Read a book today: the 2000s are back and the world is scary — it’s time to read it again
In an attempt to exert what little control I have over the world, I decided to clean up my childhood bedroom over the winter break. If we’ve been in Zoom meetings together at any time, this room has probably left an impact on you. In fact, I’ve had people on campus come up to me and say, “You’re Rachel with the blue room, aren’t you?” The walls in the room are a Powerade teal blue that I chose when I was 10, decorated with an oversized bookcase and travel prints and it’s small—typical of Los Angeles. As I was sorting through my stack of consumer paperbacks in said blue room, trying not to think about the state of the world, I found a yellow tome.
“Tome” might be an exaggeration, but it was a relatively complete collection of “Curious George” stories, all printed in the mid-90s. I was struck by how much I remembered flipping through the pages, wondering if I should donate. It felt like the stories were taking up space in my brain, which could have been put to better use in my final semester exams. It’s weird how a story can stick with you no matter how long you’ve been reading it, and how comforting it can be. If you were to ask me about some of the lines in any of the books I read as a kid, I would probably remember them. I could be a “Geronimo Stilton” encyclopedia.
Life right now is scary (even beyond the usual stressors) and uncertainty reigns. Maybe that’s why I felt a kind of contentment come over me when I remembered those plots and illustrations. Perhaps this is an example of old events coming back into vogue, Bennifer style. I’m now used to seeing the little sunglasses and velor pants reminiscent of the once ubiquitous Juicy tracksuit when I walk around town and on campus. If it weren’t for the pandemic and the fact that “Fearless” and “Red” were re-recorded to become Taylor’s versions, I would think I was back in a world where “Single Ladies” was the number one song. So if the world is scary, turn to old comfort; I have a few in mind.
First let’s talk about “Percy Jackson” – I’ve never read “Harry Potter” except to your shock – but I adored the “Percy Jackson and the Olympians” series. Percy and I were best friends. I remember saving all the old fashioned Tumblr-style memes from vintage Instagram fan accounts to my camera roll – is that exposing me too much? Either way, that’s all to say that the stories still age like fine wine and are as engaging as they were when you first read them. The books don’t take themselves too seriously, and Riordan knows where his strengths lie. It’s probably because of his skills that the original five-novel series swelled to twice that length with a “Heroes of Olympus” spin-off series (the bonus tells you if you read it).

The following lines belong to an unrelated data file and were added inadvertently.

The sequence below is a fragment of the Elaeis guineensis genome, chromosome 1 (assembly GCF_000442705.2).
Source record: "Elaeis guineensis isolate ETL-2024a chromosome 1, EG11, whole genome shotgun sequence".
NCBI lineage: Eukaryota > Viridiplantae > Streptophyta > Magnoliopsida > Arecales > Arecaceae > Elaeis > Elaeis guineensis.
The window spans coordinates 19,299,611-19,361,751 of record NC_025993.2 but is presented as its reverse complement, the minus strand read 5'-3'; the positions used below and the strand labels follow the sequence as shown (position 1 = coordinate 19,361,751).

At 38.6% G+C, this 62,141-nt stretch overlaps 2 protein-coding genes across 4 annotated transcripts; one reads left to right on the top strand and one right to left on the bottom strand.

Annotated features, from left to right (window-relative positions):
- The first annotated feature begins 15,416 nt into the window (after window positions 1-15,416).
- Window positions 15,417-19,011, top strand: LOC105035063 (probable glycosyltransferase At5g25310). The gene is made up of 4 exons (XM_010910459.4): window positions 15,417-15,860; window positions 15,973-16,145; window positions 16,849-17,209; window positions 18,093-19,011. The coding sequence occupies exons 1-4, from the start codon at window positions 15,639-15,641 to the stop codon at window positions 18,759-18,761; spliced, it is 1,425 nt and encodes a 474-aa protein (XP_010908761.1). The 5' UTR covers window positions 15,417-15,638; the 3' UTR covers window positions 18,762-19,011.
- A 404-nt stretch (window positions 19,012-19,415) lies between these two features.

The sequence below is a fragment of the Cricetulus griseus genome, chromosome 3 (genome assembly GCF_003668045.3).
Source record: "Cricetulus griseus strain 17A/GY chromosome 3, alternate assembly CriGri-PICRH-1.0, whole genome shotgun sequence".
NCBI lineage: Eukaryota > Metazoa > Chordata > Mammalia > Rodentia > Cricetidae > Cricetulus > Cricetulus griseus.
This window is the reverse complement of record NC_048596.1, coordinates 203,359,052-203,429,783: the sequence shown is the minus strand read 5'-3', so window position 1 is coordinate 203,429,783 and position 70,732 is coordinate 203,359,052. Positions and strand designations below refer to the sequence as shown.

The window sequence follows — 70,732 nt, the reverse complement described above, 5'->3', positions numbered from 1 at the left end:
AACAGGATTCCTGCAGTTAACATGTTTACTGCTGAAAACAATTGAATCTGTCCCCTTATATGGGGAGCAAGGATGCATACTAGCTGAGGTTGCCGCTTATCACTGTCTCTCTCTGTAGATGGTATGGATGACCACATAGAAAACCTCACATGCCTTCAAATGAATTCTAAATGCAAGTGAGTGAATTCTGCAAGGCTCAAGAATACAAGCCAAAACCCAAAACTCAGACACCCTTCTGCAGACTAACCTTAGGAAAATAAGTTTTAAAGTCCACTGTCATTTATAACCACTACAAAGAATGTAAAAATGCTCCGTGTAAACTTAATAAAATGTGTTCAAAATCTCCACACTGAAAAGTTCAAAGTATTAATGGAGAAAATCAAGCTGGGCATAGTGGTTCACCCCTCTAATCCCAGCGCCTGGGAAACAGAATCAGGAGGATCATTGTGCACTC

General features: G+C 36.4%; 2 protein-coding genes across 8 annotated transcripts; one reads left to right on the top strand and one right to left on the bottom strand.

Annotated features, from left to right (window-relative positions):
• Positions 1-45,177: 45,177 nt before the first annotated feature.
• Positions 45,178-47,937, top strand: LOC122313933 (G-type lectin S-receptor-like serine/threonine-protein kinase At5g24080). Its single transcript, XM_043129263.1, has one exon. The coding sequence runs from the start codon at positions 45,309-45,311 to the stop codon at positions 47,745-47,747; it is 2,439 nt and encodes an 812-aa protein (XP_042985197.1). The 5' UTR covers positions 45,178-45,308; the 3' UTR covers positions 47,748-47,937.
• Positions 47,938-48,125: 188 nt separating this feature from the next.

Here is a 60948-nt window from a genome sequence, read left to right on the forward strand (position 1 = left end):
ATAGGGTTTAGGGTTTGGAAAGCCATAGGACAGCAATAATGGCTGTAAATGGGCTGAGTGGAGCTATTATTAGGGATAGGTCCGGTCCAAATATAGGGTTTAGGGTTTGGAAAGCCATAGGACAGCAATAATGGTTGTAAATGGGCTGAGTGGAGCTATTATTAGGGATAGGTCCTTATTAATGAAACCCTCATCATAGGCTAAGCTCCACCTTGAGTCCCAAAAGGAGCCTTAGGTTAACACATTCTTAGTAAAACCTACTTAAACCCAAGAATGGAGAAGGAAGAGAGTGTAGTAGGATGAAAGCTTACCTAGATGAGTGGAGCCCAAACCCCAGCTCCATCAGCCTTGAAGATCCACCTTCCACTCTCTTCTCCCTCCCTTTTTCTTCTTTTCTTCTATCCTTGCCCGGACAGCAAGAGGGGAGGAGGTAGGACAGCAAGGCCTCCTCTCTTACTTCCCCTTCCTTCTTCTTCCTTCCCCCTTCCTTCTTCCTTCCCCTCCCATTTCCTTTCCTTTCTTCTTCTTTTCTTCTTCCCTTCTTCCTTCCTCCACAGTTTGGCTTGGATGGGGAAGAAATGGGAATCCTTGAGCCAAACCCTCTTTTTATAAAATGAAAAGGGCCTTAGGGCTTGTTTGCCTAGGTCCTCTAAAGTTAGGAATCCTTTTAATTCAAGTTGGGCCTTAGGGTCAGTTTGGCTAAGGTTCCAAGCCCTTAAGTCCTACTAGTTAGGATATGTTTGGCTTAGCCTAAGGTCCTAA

The feat of creating a fleshed out series with 3D characters that stand the test of time is commendable, resulting in the highly acclaimed Broadway musical adaptation and TV show currently in development, not to mention that the characters have been featured in movies. that the fanbase chooses to ignore. The dialogue is masterful, witty, and voice-filled, and I’d bet even today you’ll remember the individual personalities of Annabeth, Percy, and Grover. I found my beloved “Percy Jackson” series while browsing my shelves. My original copy of the series – which I’ve carried with me for 10 years – is well loved and dog-eared, especially on the pages where I, 12, found a line she liked. And, of course, you better believe I picked up the Anniversary Edition. I made sure it was prominently displayed in the favorites section of my shelf.
In the olden days, at the same time that I had exhausted Riordan’s verses, I came across the revival of young adult literature, and it quickly passed my brain. We rarely talk about how lucky 2012’s cohort of young adult readers were with this barrage of dystopian novels. The main thing that comes to mind is the “Hunger Games” series. I remember walking past magazine stands and seeing the collector’s edition magazines advertising a dark-haired Jennifer Lawrence (before the Oscars dropped) and a Liam Hemsworth before the wedding .
As a good reader that I am, I devoured the whole book before seeing the film at the cinema. In a marathon reading session in the aforementioned Blue Room, I finished the novel in a single day. I recently reread the book (reviewing the movie is also on my list), and I was surprised at how well I remembered. I was suddenly struck by the memory of dressing up as Katniss Everdeen for the Purim holiday. I remember putting on a black rain jacket and attaching a Mockingjay pin to it. I did the signature single braid, and felt like the coolest kid alive (for reference how cool that looks in hindsight, no one will never see the photographs. I exposed myself enough in this column). I was also surprised to see the careful annotations of the iconic lines made by myself at 12 years old.
This is a more tearful column than I had planned to write. Maybe it’s the startling realization that this is my last semester before graduating from USC, or maybe the nostalgia of sorting through decades of books has taken hold of me. Still, I think we could all use a little comfort right now, and maybe it’s worth imagining this is your A24 coming-of-age moviemaking moment – like the when Lady Bird calls her mother, or when Rachel Bernstein is going through the books in her childhood room – still her room today because she is a commuter (very A24). Get a little maudlin, you’ve earned it!